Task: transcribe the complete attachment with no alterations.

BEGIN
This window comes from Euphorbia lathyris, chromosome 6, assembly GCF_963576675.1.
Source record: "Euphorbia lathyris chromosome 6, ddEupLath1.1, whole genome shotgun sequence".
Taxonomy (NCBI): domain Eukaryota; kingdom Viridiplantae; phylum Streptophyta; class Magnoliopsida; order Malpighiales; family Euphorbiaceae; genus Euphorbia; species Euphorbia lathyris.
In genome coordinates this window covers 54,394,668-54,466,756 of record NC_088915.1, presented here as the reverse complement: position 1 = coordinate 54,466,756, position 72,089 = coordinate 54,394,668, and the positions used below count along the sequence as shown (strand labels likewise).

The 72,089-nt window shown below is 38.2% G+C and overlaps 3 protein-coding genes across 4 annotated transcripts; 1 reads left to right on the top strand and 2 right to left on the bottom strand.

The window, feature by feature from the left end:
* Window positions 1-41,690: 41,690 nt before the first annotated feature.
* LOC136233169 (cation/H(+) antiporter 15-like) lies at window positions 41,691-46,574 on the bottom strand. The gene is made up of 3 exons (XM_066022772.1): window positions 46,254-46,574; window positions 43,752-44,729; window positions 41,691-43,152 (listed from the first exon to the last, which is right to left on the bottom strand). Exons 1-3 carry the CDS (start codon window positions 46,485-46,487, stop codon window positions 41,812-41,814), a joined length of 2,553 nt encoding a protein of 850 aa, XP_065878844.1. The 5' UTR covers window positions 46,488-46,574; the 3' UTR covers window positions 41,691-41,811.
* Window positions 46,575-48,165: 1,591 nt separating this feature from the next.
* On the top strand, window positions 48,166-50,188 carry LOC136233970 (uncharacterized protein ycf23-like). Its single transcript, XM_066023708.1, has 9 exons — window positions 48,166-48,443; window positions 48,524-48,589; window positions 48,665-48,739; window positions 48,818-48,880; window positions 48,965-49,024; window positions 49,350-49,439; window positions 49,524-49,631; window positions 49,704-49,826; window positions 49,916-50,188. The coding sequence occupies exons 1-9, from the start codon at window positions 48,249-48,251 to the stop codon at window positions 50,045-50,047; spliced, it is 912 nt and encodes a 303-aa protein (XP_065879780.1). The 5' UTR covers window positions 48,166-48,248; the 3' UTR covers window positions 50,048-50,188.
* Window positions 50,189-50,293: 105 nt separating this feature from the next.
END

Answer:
This window comes from Euphorbia lathyris, chromosome 6, assembly GCF_963576675.1.
Source record: "Euphorbia lathyris chromosome 6, ddEupLath1.1, whole genome shotgun sequence".
Taxonomy (NCBI): domain Eukaryota; kingdom Viridiplantae; phylum Streptophyta; class Magnoliopsida; order Malpighiales; family Euphorbiaceae; genus Euphorbia; species Euphorbia lathyris.
In genome coordinates this window covers 54,394,668-54,466,756 of record NC_088915.1, presented here as the reverse complement: position 1 = coordinate 54,466,756, position 72,089 = coordinate 54,394,668, and the positions used below count along the sequence as shown (strand labels likewise).

The 72,089-nt window shown below is 38.2% G+C and overlaps 3 protein-coding genes across 4 annotated transcripts; 1 reads left to right on the top strand and 2 right to left on the bottom strand.

The window, feature by feature from the left end:
* Window positions 1-41,690: 41,690 nt before the first annotated feature.
* LOC136233169 (cation/H(+) antiporter 15-like) lies at window positions 41,691-46,574 on the bottom strand. The gene is made up of 3 exons (XM_066022772.1): window positions 46,254-46,574; window positions 43,752-44,729; window positions 41,691-43,152 (listed from the first exon to the last, which is right to left on the bottom strand). Exons 1-3 carry the CDS (start codon window positions 46,485-46,487, stop codon window positions 41,812-41,814), a joined length of 2,553 nt encoding a protein of 850 aa, XP_065878844.1. The 5' UTR covers window positions 46,488-46,574; the 3' UTR covers window positions 41,691-41,811.
* Window positions 46,575-48,165: 1,591 nt separating this feature from the next.
* On the top strand, window positions 48,166-50,188 carry LOC136233970 (uncharacterized protein ycf23-like). Its single transcript, XM_066023708.1, has 9 exons — window positions 48,166-48,443; window positions 48,524-48,589; window positions 48,665-48,739; window positions 48,818-48,880; window positions 48,965-49,024; window positions 49,350-49,439; window positions 49,524-49,631; window positions 49,704-49,826; window positions 49,916-50,188. The coding sequence occupies exons 1-9, from the start codon at window positions 48,249-48,251 to the stop codon at window positions 50,045-50,047; spliced, it is 912 nt and encodes a 303-aa protein (XP_065879780.1). The 5' UTR covers window positions 48,166-48,248; the 3' UTR covers window positions 50,048-50,188.
* Window positions 50,189-50,293: 105 nt separating this feature from the next.